June 22, 2017 | Smart Cities Council
Urbanova, a smart city living lab in Spokane, Washington’s University District, has reached a key milestone with its Smart and Connected Streetlights Pilot, installing sensors on and collecting data from 10 streetlights across the district. Urbanova founding partner Avista will install an additional 29 LED fixtures with dimming capabilities in the fall. With the pilot, Urbanova is defining how to develop and design a living laboratory and harnessing data to gain insights, empower people and solve urban challenges in new ways.
With the goal of increasing energy efficiency and public safety, the pilot enables the intelligent management and control of the streetlights using Itron’s OpenWay® Riva solution. The smart, connected sensor network provides the foundation for the streetlight pilot and future applications. The new generation streetlights not only save energy compared to predecessors, but they are also remotely controllable so that lighting conditions can be adjusted and optimized to improve public safety or urban ambiance.
“Smart street lighting is a great entry point into creating a smart city,” said Sharelynn Moore, vice president of global marketing and public affairs at Itron. “As a proving ground, Urbanova is taking it a step further by sharing data across partner organizations to see what’s possible and then sharing what we’ve learned with other cities. This open, collaborative environment is at the core of Itron’s vision for our OpenWay Riva IoT solution, which is the foundation for the Smart and Connected Streetlight Pilot and future pilots to come.”
The pilot also features a human-scale urban air quality R&D component, measuring the quality of the air and other environmental factors to assess air quality’s role in a healthy city. The streetlights are capturing other data, including ambient temperature, ambient light, peak noise level, motion detection and pole orientation.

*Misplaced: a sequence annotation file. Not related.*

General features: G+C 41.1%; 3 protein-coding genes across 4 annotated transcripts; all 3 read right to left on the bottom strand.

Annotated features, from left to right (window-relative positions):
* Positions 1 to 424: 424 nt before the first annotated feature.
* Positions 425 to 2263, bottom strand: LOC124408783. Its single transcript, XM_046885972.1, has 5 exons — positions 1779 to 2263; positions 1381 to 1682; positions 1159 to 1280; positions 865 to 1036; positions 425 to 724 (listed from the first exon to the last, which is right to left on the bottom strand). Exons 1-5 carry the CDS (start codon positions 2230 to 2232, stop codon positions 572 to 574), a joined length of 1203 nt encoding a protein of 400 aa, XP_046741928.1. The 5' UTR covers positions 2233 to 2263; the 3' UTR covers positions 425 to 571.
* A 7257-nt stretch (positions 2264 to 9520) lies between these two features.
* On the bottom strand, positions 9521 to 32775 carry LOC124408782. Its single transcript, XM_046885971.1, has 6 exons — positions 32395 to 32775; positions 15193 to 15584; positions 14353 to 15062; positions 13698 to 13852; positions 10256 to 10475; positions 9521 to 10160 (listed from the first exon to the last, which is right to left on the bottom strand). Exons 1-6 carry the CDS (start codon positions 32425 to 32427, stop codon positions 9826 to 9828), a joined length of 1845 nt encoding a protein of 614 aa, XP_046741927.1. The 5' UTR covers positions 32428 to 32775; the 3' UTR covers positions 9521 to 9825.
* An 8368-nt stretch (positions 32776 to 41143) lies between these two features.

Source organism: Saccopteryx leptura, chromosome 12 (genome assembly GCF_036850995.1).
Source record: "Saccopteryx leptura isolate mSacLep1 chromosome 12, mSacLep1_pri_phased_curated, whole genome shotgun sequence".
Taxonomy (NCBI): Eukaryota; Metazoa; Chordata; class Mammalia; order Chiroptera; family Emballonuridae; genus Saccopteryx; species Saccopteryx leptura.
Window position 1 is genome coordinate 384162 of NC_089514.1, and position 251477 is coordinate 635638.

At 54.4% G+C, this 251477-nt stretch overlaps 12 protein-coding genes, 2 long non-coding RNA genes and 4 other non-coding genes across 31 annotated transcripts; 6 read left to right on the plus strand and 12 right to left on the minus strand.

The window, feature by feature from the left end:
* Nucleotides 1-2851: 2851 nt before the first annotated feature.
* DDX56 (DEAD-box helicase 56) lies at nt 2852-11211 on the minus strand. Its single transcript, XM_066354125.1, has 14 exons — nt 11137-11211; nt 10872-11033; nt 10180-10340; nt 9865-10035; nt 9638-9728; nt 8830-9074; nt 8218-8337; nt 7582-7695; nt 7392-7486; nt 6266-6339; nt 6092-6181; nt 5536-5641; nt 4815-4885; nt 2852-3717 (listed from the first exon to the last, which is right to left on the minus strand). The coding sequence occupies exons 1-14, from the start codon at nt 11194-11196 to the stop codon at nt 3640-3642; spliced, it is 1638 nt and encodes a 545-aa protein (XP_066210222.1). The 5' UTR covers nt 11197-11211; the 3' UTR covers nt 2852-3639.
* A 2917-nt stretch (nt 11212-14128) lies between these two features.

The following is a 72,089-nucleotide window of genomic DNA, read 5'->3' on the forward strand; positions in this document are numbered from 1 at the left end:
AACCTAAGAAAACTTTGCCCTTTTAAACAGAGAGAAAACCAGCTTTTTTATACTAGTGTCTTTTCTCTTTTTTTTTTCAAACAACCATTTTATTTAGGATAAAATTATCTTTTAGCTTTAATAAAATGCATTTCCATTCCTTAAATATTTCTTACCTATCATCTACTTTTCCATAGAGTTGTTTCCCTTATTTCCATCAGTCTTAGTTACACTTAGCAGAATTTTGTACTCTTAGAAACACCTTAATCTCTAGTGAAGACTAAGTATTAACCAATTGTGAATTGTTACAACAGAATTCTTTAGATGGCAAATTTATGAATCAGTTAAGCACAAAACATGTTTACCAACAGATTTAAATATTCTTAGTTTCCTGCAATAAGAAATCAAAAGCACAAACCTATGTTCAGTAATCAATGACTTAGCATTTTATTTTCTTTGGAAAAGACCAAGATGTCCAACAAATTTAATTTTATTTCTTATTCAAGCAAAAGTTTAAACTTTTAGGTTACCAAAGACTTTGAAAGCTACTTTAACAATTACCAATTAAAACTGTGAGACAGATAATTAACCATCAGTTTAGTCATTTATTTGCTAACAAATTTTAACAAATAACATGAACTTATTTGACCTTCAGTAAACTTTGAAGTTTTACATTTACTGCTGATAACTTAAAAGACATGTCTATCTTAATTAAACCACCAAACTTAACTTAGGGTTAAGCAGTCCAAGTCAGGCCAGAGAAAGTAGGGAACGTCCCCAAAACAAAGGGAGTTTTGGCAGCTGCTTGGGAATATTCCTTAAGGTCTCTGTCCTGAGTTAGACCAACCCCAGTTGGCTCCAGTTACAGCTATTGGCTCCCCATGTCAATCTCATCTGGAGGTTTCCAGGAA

“This project is particularly important and exciting because Spokane is one of hundreds of similar mid-sized cities in the U.S. that have rarely been studied for air pollution,” said Von Walden, professor, Department of Civil and Environmental Engineering, Washington State University. “The data gathered by the Smart and Connected Streetlight pilot will provide us with valuable insights into the links between air quality and health in our communities and will provide a template for deploying and operating sensor networks within comparable cities across the U.S.”
The data will provide insights into energy savings and efficiency and will be used with advanced weather and air quality models to improve understanding of micro-climates in urban areas. It will also provide unique and valuable information about how forest fires – which are common in the region – affect air quality and pollution in urban environments.
The Smart and Connected Streetlights Pilot plays a key role in helping Urbanova establish a data governance model and a shared platform architecture. The organization is discussing questions about data ownership, control and sharing. All six founding partners have access to the shared data that comes from the sensors to use for research, baseline data, visualization or business case development.